Moscow: Tea-kino-pechat’, 1927. Item #1384
112 pp.: ill. 18x13,5 cm. In original publisher’s illustrated avant-garde cardboards by Roman Usov. Spine repaired, light soiling of the back cover, Soviet public club’s stamps and marks on the title page, p. 17, and p. 112. Otherwise very good.
Scarce. First edition. 1 of 2,000 copies.
Constructivist wrapper design by the Soviet artist Roman Dmitrievich Usov (1889-?). The edition includes 1 black and white photograph of the 9th scene from the production of the play at the Theater of Revolution in 1927.
An agitational play in 5 acts written by the Soviet writer and playwright Anatoly Glebov (1899-1964). The play tells a story of the confrontation between Communists and non-party workers, which results in a strike at a Soviet factory. The play premiered on the stage of the Theater of Revolution on January 27, 1927. The performance was directed by the Soviet director Vladimir Lyutse (1903-?) and designed by the Soviet stage designer and noted avant-garde artist Grigory Miller (1898-1963). The play was a resounding success, going down in history as the first production dedicated to the issues of Soviet industry.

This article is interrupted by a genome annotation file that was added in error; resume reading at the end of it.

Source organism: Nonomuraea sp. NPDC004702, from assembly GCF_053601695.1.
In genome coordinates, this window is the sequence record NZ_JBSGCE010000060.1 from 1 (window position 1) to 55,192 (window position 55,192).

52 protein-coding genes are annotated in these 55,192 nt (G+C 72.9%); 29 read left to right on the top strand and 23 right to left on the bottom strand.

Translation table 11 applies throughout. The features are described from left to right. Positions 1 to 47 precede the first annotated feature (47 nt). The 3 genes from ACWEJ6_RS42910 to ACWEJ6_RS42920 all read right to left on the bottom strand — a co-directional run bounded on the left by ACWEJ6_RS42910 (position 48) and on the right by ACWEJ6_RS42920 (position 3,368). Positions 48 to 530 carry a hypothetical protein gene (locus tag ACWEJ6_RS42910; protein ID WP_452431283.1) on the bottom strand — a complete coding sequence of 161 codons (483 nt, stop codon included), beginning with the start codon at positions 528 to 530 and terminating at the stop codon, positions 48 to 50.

A member of the Union of Soviet Writers, Anatoly Glebov studied at the Japanese department of the Faculty of Oriental Languages at Saint Petersburg University. At different times, Glebov worked as editor of the newspaper Svobodnaya shkola [i.e. A Free School] and the organizer of an agricultural movement in Krestyanskaya gazeta [i.e. A Peasant’s Newspaper]. He wrote his first play titled Nashi dni [i.e. Our Days] in 1919. Glebov penned over 20 plays, mostly dedicated to the topics of class struggle and socialist construction. Some of his plays were translated into the languages of national minorities and staged in national theaters.
Worldcat shows 2 copies of the edition at Harvard and Columbia Universities.